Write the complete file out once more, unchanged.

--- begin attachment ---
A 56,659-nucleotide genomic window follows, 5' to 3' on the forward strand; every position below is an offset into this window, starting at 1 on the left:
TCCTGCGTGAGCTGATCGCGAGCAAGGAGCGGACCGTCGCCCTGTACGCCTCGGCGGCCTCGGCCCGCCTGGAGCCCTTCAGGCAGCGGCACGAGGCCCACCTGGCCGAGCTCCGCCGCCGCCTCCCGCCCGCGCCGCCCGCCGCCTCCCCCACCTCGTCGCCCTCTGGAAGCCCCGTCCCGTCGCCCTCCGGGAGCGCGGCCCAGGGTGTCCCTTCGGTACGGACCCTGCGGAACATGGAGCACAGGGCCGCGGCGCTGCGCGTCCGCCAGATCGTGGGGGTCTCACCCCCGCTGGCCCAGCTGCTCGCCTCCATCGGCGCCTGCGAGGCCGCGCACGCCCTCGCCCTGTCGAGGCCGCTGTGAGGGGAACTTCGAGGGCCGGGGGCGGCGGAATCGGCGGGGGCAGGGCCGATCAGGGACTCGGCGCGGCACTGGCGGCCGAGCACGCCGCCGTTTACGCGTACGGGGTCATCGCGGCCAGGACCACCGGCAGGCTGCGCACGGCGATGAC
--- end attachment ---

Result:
A 56,659-nucleotide genomic window follows, 5' to 3' on the forward strand; every position below is an offset into this window, starting at 1 on the left:
TCCTGCGTGAGCTGATCGCGAGCAAGGAGCGGACCGTCGCCCTGTACGCCTCGGCGGCCTCGGCCCGCCTGGAGCCCTTCAGGCAGCGGCACGAGGCCCACCTGGCCGAGCTCCGCCGCCGCCTCCCGCCCGCGCCGCCCGCCGCCTCCCCCACCTCGTCGCCCTCTGGAAGCCCCGTCCCGTCGCCCTCCGGGAGCGCGGCCCAGGGTGTCCCTTCGGTACGGACCCTGCGGAACATGGAGCACAGGGCCGCGGCGCTGCGCGTCCGCCAGATCGTGGGGGTCTCACCCCCGCTGGCCCAGCTGCTCGCCTCCATCGGCGCCTGCGAGGCCGCGCACGCCCTCGCCCTGTCGAGGCCGCTGTGAGGGGAACTTCGAGGGCCGGGGGCGGCGGAATCGGCGGGGGCAGGGCCGATCAGGGACTCGGCGCGGCACTGGCGGCCGAGCACGCCGCCGTTTACGCGTACGGGGTCATCGCGGCCAGGACCACCGGCAGGCTGCGCACGGCGATGAC